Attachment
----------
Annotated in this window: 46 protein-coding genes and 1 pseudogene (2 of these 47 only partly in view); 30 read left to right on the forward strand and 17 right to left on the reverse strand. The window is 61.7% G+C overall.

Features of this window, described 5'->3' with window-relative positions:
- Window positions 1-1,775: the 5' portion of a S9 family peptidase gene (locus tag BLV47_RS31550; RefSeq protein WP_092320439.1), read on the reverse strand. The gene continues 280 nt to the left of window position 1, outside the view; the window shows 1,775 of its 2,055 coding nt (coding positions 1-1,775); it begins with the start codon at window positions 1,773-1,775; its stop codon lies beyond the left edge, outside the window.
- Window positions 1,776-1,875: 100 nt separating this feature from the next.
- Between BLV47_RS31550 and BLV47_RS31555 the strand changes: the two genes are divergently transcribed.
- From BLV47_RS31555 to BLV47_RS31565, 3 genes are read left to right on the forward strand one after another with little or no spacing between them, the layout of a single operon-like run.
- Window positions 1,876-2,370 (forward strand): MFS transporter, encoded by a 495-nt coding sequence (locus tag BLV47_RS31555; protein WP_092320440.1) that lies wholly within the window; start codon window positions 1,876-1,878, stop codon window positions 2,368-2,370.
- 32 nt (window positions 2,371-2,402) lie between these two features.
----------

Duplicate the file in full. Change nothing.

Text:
Annotated in this window: 46 protein-coding genes and 1 pseudogene (2 of these 47 only partly in view); 30 read left to right on the forward strand and 17 right to left on the reverse strand. The window is 61.7% G+C overall.

Features of this window, described 5'->3' with window-relative positions:
- Window positions 1-1,775: the 5' portion of a S9 family peptidase gene (locus tag BLV47_RS31550; RefSeq protein WP_092320439.1), read on the reverse strand. The gene continues 280 nt to the left of window position 1, outside the view; the window shows 1,775 of its 2,055 coding nt (coding positions 1-1,775); it begins with the start codon at window positions 1,773-1,775; its stop codon lies beyond the left edge, outside the window.
- Window positions 1,776-1,875: 100 nt separating this feature from the next.
- Between BLV47_RS31550 and BLV47_RS31555 the strand changes: the two genes are divergently transcribed.
- From BLV47_RS31555 to BLV47_RS31565, 3 genes are read left to right on the forward strand one after another with little or no spacing between them, the layout of a single operon-like run.
- Window positions 1,876-2,370 (forward strand): MFS transporter, encoded by a 495-nt coding sequence (locus tag BLV47_RS31555; protein WP_092320440.1) that lies wholly within the window; start codon window positions 1,876-1,878, stop codon window positions 2,368-2,370.
- 32 nt (window positions 2,371-2,402) lie between these two features.